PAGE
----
and he watched the group ahead.
a short time I caught up to them, but I hadn't taken my
gun out. I stuck the gun under my belt and was carrying
it cross-ways with the stock at my right.
warning a buI1 jumped right in front of my horse. The
horse, being experienced, was out of the way in a flash,
but I was pitched off and landed across the hump and behind
the horns of the bull. He gave a snort and reared up in
the air, which threw me, and I landed on my back several
steps away. The fall knocked the wind out of me. While
I spun about trying to get my breath, a hunter rode up
and said, "I saw your mis-fortune and was afraid
the bull would attack you. Here, I have caught your horse."
Sometimes horses were better buffalo hunt-ers than their
were many other dangers. The story is told that a man
named Slanting was chasing a herd of buffaloes. He had
not made his kill, but was right behind ready to make
a selection. The dust raised by the chase was so dense
that only the animals in the rear could be seen. Without
warning, his horse bolted and ran for several hundred
paces before he could bring him under control.
the dust had cleared away, the rider saw why his horse
had shied. The whole herd, in their blindness to escape,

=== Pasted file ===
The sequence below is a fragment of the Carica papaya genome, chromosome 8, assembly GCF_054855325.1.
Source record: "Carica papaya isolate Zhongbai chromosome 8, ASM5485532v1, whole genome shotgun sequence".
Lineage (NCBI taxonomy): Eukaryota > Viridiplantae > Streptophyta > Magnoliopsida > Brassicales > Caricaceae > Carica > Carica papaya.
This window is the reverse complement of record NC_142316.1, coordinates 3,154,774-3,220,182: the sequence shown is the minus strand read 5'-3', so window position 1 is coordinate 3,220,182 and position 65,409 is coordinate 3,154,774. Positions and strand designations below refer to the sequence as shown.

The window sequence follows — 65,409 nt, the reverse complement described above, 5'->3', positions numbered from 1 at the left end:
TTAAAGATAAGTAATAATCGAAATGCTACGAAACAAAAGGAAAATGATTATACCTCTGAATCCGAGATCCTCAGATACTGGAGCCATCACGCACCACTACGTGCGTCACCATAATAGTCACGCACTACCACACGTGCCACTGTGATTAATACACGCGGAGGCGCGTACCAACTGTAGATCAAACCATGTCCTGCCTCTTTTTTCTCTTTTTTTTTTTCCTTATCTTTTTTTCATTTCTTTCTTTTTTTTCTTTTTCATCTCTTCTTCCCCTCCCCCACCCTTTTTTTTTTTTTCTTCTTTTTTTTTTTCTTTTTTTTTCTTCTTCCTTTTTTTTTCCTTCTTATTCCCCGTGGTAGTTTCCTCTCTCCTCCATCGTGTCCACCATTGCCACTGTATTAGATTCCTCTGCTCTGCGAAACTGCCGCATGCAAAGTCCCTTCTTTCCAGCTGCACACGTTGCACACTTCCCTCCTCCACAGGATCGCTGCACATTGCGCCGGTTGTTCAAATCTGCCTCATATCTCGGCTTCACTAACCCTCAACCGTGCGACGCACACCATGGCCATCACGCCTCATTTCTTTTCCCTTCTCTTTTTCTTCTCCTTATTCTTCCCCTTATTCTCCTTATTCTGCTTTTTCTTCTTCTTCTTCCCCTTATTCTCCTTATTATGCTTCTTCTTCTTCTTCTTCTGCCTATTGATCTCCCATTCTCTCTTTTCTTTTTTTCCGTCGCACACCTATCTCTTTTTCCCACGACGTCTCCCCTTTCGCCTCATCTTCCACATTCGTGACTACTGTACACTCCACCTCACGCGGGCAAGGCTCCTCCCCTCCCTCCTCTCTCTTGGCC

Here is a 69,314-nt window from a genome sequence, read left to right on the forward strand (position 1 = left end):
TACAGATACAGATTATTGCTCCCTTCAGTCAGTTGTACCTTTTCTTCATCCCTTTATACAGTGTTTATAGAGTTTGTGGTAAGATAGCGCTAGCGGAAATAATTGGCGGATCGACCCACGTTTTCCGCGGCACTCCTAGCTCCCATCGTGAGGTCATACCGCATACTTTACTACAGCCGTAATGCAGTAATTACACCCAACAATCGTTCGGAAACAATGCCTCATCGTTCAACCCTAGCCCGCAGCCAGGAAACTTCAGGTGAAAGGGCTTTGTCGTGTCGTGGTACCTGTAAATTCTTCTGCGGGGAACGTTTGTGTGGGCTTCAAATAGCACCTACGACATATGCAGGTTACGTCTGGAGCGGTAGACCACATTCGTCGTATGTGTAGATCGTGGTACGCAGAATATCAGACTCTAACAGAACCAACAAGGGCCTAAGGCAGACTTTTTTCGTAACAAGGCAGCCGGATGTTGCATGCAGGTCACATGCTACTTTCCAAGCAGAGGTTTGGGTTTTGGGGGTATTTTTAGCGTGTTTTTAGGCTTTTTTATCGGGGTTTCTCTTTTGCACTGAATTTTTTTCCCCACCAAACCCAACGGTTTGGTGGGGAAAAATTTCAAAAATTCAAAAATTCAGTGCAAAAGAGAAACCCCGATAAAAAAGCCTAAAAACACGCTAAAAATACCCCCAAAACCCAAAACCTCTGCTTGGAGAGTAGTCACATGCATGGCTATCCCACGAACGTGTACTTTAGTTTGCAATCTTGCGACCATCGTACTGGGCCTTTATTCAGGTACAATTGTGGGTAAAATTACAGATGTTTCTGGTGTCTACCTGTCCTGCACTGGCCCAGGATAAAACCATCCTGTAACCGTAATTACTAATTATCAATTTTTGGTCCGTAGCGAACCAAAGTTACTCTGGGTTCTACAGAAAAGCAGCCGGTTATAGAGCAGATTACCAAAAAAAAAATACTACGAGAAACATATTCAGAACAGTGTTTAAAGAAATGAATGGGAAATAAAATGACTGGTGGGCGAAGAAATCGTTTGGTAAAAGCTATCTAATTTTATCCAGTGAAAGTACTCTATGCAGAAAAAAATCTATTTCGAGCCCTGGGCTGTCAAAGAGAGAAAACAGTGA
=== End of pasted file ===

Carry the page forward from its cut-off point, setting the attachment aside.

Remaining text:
had run over a cut bank, and many were killed, while others
crawled around with broken limbs and backs.
dismounted and led his horse to the bank. He sur-veyed
the scene below, then rode back to camp and told of the
incident. People hurried to the coulee and killed the
ones that were injured. Then there was a great butchering
of the buffaloes.
of the old men tracked the hunter's horse. Signs were
easy, as the ground was badly torn up where the horse
had made the turn. At that point it was almost impossible
to see the edge of the bank, which seemed to be a part
of the prairie beyond. They found that the animal had
turned in the nick of time.
many years rocks could be seen that had been placed at
each hoof print by the old men; and whenever a camping
party was in that part of the country, the story was always
told. To this day the place is known as "Where Slanting
ran the buf-falo herd over the cut bank."
late summer the buffaloes, as a rule, got very fat and
lazy and lay around in groups. At this time men who were
the fastest runners hunted them on foot. They enjoyed
the sport, and it was a great honor among hunters to take
buffaloes in that manner.
hunters were all young unmarried men who took good care
of their physical condition and owed their ability as
runners to some supreme Being. Old men who were great
runners gave instructions and "made medicine"
for the younger men. They al-ways carried a small pouch
containing the medicine under their belts, at the right